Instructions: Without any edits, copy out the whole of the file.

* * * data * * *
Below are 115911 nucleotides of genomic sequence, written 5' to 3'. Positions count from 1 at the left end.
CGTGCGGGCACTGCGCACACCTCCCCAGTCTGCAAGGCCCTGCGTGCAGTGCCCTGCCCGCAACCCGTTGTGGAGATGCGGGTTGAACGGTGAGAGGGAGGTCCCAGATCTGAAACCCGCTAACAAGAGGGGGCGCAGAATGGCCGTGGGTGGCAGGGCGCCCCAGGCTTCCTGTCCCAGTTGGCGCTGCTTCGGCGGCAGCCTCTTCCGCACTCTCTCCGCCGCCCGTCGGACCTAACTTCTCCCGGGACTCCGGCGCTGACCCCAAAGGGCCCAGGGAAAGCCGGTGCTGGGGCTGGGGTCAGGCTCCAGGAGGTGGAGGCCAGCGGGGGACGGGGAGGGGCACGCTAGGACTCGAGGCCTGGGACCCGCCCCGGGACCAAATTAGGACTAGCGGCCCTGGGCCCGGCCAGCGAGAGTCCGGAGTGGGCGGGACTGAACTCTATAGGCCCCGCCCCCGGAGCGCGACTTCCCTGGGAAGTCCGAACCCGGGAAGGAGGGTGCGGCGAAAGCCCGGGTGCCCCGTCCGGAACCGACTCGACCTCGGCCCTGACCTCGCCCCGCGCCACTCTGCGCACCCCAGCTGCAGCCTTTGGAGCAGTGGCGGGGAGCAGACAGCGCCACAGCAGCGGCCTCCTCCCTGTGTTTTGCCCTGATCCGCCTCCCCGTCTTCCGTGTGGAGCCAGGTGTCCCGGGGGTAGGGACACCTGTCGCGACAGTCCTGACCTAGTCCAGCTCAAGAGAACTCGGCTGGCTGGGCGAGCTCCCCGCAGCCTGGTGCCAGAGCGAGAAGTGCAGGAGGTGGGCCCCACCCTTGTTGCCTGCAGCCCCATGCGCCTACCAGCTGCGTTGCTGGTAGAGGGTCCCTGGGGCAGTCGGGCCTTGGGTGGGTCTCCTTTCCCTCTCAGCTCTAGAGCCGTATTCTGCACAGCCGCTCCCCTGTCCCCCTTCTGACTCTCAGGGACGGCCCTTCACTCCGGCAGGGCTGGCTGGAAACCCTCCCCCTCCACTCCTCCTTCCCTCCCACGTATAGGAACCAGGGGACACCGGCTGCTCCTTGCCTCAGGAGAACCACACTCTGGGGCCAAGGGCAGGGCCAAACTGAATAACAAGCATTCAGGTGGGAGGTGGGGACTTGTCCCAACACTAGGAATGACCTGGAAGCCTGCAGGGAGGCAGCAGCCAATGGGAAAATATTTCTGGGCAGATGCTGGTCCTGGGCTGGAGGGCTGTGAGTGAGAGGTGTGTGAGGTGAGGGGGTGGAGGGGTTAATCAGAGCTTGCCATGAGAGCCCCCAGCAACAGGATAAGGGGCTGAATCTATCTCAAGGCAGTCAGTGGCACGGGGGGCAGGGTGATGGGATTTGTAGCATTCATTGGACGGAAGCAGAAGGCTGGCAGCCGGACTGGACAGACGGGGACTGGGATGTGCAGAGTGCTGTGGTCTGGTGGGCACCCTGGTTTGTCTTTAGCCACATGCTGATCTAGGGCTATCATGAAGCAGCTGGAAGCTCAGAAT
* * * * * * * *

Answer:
Below are 115911 nucleotides of genomic sequence, written 5' to 3'. Positions count from 1 at the left end.
CGTGCGGGCACTGCGCACACCTCCCCAGTCTGCAAGGCCCTGCGTGCAGTGCCCTGCCCGCAACCCGTTGTGGAGATGCGGGTTGAACGGTGAGAGGGAGGTCCCAGATCTGAAACCCGCTAACAAGAGGGGGCGCAGAATGGCCGTGGGTGGCAGGGCGCCCCAGGCTTCCTGTCCCAGTTGGCGCTGCTTCGGCGGCAGCCTCTTCCGCACTCTCTCCGCCGCCCGTCGGACCTAACTTCTCCCGGGACTCCGGCGCTGACCCCAAAGGGCCCAGGGAAAGCCGGTGCTGGGGCTGGGGTCAGGCTCCAGGAGGTGGAGGCCAGCGGGGGACGGGGAGGGGCACGCTAGGACTCGAGGCCTGGGACCCGCCCCGGGACCAAATTAGGACTAGCGGCCCTGGGCCCGGCCAGCGAGAGTCCGGAGTGGGCGGGACTGAACTCTATAGGCCCCGCCCCCGGAGCGCGACTTCCCTGGGAAGTCCGAACCCGGGAAGGAGGGTGCGGCGAAAGCCCGGGTGCCCCGTCCGGAACCGACTCGACCTCGGCCCTGACCTCGCCCCGCGCCACTCTGCGCACCCCAGCTGCAGCCTTTGGAGCAGTGGCGGGGAGCAGACAGCGCCACAGCAGCGGCCTCCTCCCTGTGTTTTGCCCTGATCCGCCTCCCCGTCTTCCGTGTGGAGCCAGGTGTCCCGGGGGTAGGGACACCTGTCGCGACAGTCCTGACCTAGTCCAGCTCAAGAGAACTCGGCTGGCTGGGCGAGCTCCCCGCAGCCTGGTGCCAGAGCGAGAAGTGCAGGAGGTGGGCCCCACCCTTGTTGCCTGCAGCCCCATGCGCCTACCAGCTGCGTTGCTGGTAGAGGGTCCCTGGGGCAGTCGGGCCTTGGGTGGGTCTCCTTTCCCTCTCAGCTCTAGAGCCGTATTCTGCACAGCCGCTCCCCTGTCCCCCTTCTGACTCTCAGGGACGGCCCTTCACTCCGGCAGGGCTGGCTGGAAACCCTCCCCCTCCACTCCTCCTTCCCTCCCACGTATAGGAACCAGGGGACACCGGCTGCTCCTTGCCTCAGGAGAACCACACTCTGGGGCCAAGGGCAGGGCCAAACTGAATAACAAGCATTCAGGTGGGAGGTGGGGACTTGTCCCAACACTAGGAATGACCTGGAAGCCTGCAGGGAGGCAGCAGCCAATGGGAAAATATTTCTGGGCAGATGCTGGTCCTGGGCTGGAGGGCTGTGAGTGAGAGGTGTGTGAGGTGAGGGGGTGGAGGGGTTAATCAGAGCTTGCCATGAGAGCCCCCAGCAACAGGATAAGGGGCTGAATCTATCTCAAGGCAGTCAGTGGCACGGGGGGCAGGGTGATGGGATTTGTAGCATTCATTGGACGGAAGCAGAAGGCTGGCAGCCGGACTGGACAGACGGGGACTGGGATGTGCAGAGTGCTGTGGTCTGGTGGGCACCCTGGTTTGTCTTTAGCCACATGCTGATCTAGGGCTATCATGAAGCAGCTGGAAGCTCAGAAT